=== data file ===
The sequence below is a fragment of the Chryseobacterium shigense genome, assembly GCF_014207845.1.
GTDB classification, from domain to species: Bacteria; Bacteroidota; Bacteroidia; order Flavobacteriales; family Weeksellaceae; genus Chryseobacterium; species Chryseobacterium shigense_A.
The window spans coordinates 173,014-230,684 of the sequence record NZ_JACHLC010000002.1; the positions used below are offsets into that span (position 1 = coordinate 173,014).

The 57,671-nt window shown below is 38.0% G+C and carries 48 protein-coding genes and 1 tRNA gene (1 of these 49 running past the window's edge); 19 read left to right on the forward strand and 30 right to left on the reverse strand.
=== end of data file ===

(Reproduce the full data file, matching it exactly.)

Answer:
The sequence below is a fragment of the Chryseobacterium shigense genome, assembly GCF_014207845.1.
GTDB classification, from domain to species: Bacteria; Bacteroidota; Bacteroidia; order Flavobacteriales; family Weeksellaceae; genus Chryseobacterium; species Chryseobacterium shigense_A.
The window spans coordinates 173,014-230,684 of the sequence record NZ_JACHLC010000002.1; the positions used below are offsets into that span (position 1 = coordinate 173,014).

The 57,671-nt window shown below is 38.0% G+C and carries 48 protein-coding genes and 1 tRNA gene (1 of these 49 running past the window's edge); 19 read left to right on the forward strand and 30 right to left on the reverse strand.